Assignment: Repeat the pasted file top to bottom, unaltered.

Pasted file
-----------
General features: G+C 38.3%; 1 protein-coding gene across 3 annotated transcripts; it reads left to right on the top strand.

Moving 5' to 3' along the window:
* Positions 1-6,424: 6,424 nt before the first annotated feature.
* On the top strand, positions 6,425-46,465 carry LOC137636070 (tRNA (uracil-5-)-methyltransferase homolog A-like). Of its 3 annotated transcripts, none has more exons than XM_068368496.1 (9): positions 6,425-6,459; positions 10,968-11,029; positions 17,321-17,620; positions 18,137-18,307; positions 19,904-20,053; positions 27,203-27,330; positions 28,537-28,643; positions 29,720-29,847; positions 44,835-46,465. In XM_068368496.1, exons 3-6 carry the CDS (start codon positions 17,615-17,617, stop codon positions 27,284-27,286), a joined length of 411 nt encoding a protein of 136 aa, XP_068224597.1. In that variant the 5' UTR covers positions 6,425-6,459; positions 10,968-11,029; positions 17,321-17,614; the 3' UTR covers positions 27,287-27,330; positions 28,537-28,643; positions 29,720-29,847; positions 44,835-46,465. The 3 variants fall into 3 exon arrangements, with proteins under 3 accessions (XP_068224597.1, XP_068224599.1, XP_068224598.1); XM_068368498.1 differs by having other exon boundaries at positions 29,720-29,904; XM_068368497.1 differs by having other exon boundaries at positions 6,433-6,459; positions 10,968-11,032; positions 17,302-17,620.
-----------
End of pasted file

General features: G+C 38.3%; 1 protein-coding gene across 3 annotated transcripts; it reads left to right on the top strand.

Moving 5' to 3' along the window:
* Positions 1-6,424: 6,424 nt before the first annotated feature.
* On the top strand, positions 6,425-46,465 carry LOC137636070 (tRNA (uracil-5-)-methyltransferase homolog A-like). Of its 3 annotated transcripts, none has more exons than XM_068368496.1 (9): positions 6,425-6,459; positions 10,968-11,029; positions 17,321-17,620; positions 18,137-18,307; positions 19,904-20,053; positions 27,203-27,330; positions 28,537-28,643; positions 29,720-29,847; positions 44,835-46,465. In XM_068368496.1, exons 3-6 carry the CDS (start codon positions 17,615-17,617, stop codon positions 27,284-27,286), a joined length of 411 nt encoding a protein of 136 aa, XP_068224597.1. In that variant the 5' UTR covers positions 6,425-6,459; positions 10,968-11,029; positions 17,321-17,614; the 3' UTR covers positions 27,287-27,330; positions 28,537-28,643; positions 29,720-29,847; positions 44,835-46,465. The 3 variants fall into 3 exon arrangements, with proteins under 3 accessions (XP_068224597.1, XP_068224599.1, XP_068224598.1); XM_068368498.1 differs by having other exon boundaries at positions 29,720-29,904; XM_068368497.1 differs by having other exon boundaries at positions 6,433-6,459; positions 10,968-11,032; positions 17,302-17,620.